66 DlVlN E EMBLEM S XXXVI Upon the Sight if a Pound o/ Candles falling to the Ground: B U T are the Candles d~wn, and fcatter'd too, Some· lying here, fome there ? What !hall we do? Hold, light the candle there that flands on high, The <'•.her candles you may find thereby. Light that, I fay, and fo take up the pound, Which you let fall and fcatter' don .the ground. COMPARISON. The fallen Candtes to us intimate, ·The bulk of God's elea in their laps'd ftate, Their

FOR YOUTH. Their tying fcatter'd in the dark may be, To {hew by man's laps'd Hate his mifery. The Candle that was taken down and lighto ed, Thereby to find them fallen and benighted, Is Jefus ChriH: God by his light cloth gather Whom he will filVe, and.be tothem a Father~ XXXVII. Upon a Penny Loaf. THY price one penny is, in time of plenty; In famine doubled 'tis from one to twenty. Yea, no man knows what price on thee to fet, When there is but one penny loaf to get. COMPARISO~ • . \ ';. '\

Gg D' IVIN E EMB uEM!lCOMPARISO-N.. This Loaf's an emblemof the word.of God~ A thing of low efieem ;· before the rod Of famine 'fmites the foul with fear of death:. Be then·it is-eur all, our life,. our breath•. XXXVIII. The Boy and TYatch-maker. T HIS Wa.tch my father did,on,me befiow,. A golden one it is, but 'twill not go, U nlefs it be at an uncertainty : But as good none, as one to tell a lie. "When 'tis high day, my hand will fiand at rrine; I think there's no man's watch fo bad· as mine. Sometimes 'tis fullen, 'twill not go at all , And yet 'twas never broke nor had a fall. Watcn~

FOR YOUTH. Wtttch-maker. Your watch, tho.' it be good, thr~ugh want of fkill May fail to do according to your will. Suppo{e the balance, wheels and fpdng be good, And all things elfe, unlefs you underflood To manage it, as watches ought to be, Your wafch will Hill be at uncertainty. Come, tell me, do you keep it from the dufr, And wind it duly, that it may not rufi? Take heed ( too ) that you do not firain the fp ring; You muH. be circumfpea in ev'ry thing, Or elfe your \Vatch will not exatlly go, 'Twillftand, or.run too fail, or move too flow. COMPARISON. This boy refembles one that's turn'd from fin; His watch the curious work of grace within. The Watch-maker is Jefus ChriH: our Lord, His counfel, the direttions ot his word; Then Convert, if thy heart be out of frame, Of this Watch-maker learn to mend the fame. Do not lay ope' thy heart to woddly dufi:, Nor let thy graces over grow with rufl:, Be oft' renew'd in th' fpirit of thy mind, Or elfe uncertain thou thy watch wilt find. XXXIX. Upon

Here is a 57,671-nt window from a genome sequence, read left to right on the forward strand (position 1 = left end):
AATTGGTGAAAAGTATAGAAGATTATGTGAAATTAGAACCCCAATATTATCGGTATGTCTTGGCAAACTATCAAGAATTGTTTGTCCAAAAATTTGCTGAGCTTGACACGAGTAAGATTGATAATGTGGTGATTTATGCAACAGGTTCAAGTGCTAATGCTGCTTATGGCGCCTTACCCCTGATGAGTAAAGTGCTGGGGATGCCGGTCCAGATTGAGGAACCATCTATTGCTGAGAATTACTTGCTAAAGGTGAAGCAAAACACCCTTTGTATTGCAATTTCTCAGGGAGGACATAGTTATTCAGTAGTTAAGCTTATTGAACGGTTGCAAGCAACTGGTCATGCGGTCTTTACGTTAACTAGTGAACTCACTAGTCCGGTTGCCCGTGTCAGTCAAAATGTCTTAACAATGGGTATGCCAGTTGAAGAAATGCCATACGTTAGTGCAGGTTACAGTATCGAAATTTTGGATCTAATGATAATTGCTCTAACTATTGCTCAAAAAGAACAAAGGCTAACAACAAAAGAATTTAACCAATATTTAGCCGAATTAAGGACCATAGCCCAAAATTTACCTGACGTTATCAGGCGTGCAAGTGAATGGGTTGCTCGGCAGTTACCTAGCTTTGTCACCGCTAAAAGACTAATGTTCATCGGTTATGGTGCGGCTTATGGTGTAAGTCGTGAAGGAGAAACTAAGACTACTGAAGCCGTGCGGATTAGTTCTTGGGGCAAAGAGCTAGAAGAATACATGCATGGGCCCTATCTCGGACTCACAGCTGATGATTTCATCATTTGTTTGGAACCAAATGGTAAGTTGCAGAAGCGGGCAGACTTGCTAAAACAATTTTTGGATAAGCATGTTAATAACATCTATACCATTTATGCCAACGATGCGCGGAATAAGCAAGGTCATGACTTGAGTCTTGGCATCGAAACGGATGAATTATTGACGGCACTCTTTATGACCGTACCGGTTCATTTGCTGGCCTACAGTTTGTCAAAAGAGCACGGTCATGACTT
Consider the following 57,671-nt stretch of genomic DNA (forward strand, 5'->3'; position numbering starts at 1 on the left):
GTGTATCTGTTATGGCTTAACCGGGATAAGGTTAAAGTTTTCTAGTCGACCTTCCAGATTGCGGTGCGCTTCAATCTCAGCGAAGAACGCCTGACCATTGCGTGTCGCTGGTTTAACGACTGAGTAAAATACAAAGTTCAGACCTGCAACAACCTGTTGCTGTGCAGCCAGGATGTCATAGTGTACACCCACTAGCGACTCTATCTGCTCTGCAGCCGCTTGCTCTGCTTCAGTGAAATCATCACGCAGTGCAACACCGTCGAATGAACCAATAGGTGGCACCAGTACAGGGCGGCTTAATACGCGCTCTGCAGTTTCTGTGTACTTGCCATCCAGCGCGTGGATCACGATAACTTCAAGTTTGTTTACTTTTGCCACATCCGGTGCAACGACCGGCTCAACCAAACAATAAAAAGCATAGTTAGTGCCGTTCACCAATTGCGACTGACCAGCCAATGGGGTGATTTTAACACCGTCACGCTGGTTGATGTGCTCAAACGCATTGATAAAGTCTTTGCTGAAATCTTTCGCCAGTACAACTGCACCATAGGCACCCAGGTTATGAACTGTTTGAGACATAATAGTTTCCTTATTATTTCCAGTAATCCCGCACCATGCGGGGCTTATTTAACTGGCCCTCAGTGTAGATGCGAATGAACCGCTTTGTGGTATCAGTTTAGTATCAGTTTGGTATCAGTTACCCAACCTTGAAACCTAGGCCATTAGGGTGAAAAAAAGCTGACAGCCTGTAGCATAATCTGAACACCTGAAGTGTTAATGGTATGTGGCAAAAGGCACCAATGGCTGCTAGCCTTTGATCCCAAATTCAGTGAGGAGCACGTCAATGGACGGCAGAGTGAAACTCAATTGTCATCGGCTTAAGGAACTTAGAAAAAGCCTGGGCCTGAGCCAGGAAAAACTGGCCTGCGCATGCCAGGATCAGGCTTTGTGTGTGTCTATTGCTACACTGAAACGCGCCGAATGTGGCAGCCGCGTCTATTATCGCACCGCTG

70 Dl'VIN E EMB tl:M~ XXXIX. Upon a Loofiing-glqfi. I N this, fee thou thy beauty, haft thou any; Or thy d'efeas, fhould they oe few or ~any•. Thou rnay'ft ( toe ) here thy fpots arid freckles fee, · Haft thou but eyes, and what their numbers be. But art thou blind? There is no looking-glafs Can fhew th~e thy defects, thy fpots~ or face. € 0 M P .A. R l & 0 N .. Unto this glafs we may compare the word:, For that to man affiftar:1ce doth afford, (Has he a mind to know himfelf and ftate) To fee! what will be his eternalfate.. · But without eyes, alas! how can he·ft_!e ?' Manv that feem to look here, blind men' be. This ·is the reafon, they fo often read,. Their judgment there, and do it nothing dread. XL. Oj

EOI.t YOUTH. XL. OJ th~ Lov~ if Chrijl. T H E love of Chrift, poor I ! may touch upon; But 'tis unfearchable. 0! there is none Its large dimenfions can comprehend, Should they dilate thereon, world without end. vVhen we had finn'd~ he in his zeal did fwear, That he upon his back our fins would bear. And fince to' fin there is entailed death, ' He vow:d that for our fins he'd lofe his breath. He did not only fay, vow, or refolve: to aftonifhment dill fo involve Himfelf in man' s difirefs and mifery, As for, and with him, both to live and die. To

'i'J. DIVINE EMBLEMS To his eternal fame in facred fiory, We find tha.t he did lay afide his glory, Step'd from the throne of higheft. dignity, Became poor man, did in a manger lie; Yea, was beholden upon his for bread, Had, of his own, not where-t<_? lay his head: Tho' rich, he did, for us, become thus poor, That he might make us rich for evermore. Yet. this was but the leafi of wliat he did; But the outfide of what he fuffered. Cod made his bleffed Son under the law; Under the curfe, which like the lion's paw, Did rend and tear his foul, for mankind's fin, More than if we for it in hell had been·. His cries, his tears, and bloody agony, The nature of his death cloth teftify. Nor did he of conUraint himfelf thus give. For fin, to death, that man might with h.im live. He did do what he did moft willingly, He fung, and gave God thanks, that he muft die. Did ever King die for a captive flave ? Yet fuch were ~e whom Jefus dy'd to £ave. Yea, when he made himfelfa facrifice, . It was that he J?ight fave his enemies. And, ti1o' he was proYoked to retraa His blefi refolves to do fo kind an aEl-, By